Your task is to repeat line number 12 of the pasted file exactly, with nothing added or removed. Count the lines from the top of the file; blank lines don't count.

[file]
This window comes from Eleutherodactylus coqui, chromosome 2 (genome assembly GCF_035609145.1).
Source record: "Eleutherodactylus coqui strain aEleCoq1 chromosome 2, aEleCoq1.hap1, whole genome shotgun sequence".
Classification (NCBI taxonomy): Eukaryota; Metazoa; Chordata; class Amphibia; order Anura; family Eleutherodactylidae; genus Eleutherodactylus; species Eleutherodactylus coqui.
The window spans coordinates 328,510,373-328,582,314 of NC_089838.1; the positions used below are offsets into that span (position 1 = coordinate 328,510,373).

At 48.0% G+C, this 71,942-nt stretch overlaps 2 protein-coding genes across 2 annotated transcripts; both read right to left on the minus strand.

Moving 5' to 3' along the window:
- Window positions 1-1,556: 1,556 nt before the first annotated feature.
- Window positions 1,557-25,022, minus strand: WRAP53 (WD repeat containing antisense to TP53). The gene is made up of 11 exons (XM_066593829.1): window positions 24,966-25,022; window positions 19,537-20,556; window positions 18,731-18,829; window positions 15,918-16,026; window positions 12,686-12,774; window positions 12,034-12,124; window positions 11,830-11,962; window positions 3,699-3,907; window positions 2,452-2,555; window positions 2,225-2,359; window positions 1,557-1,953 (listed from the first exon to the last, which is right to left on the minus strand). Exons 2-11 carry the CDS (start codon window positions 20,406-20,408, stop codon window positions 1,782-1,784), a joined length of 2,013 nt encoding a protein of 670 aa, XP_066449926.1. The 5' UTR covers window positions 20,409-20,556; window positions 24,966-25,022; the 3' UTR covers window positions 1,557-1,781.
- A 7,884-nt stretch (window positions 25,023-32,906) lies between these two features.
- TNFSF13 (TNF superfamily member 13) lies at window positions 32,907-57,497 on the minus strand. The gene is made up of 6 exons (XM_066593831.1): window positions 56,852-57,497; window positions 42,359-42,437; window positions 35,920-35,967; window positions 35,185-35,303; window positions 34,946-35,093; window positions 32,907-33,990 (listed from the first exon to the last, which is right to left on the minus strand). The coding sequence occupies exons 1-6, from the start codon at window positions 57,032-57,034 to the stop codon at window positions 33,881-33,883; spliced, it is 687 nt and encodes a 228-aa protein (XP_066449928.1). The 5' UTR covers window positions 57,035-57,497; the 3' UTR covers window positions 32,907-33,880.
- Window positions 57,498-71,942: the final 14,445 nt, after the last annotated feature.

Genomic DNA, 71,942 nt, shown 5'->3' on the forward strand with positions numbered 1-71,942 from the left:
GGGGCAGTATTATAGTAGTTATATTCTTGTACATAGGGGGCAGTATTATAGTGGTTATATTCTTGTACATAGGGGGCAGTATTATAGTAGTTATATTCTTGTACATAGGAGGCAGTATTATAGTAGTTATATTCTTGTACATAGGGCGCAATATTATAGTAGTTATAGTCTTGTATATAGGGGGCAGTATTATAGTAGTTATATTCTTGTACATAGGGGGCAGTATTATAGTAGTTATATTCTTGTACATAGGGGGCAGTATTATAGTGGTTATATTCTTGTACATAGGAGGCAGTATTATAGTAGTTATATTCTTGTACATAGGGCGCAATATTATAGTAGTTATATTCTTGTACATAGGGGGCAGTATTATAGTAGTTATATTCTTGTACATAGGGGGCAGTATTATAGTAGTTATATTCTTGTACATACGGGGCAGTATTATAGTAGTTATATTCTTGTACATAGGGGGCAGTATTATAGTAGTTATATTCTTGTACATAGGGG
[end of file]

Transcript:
Genomic DNA, 71,942 nt, shown 5'->3' on the forward strand with positions numbered 1-71,942 from the left: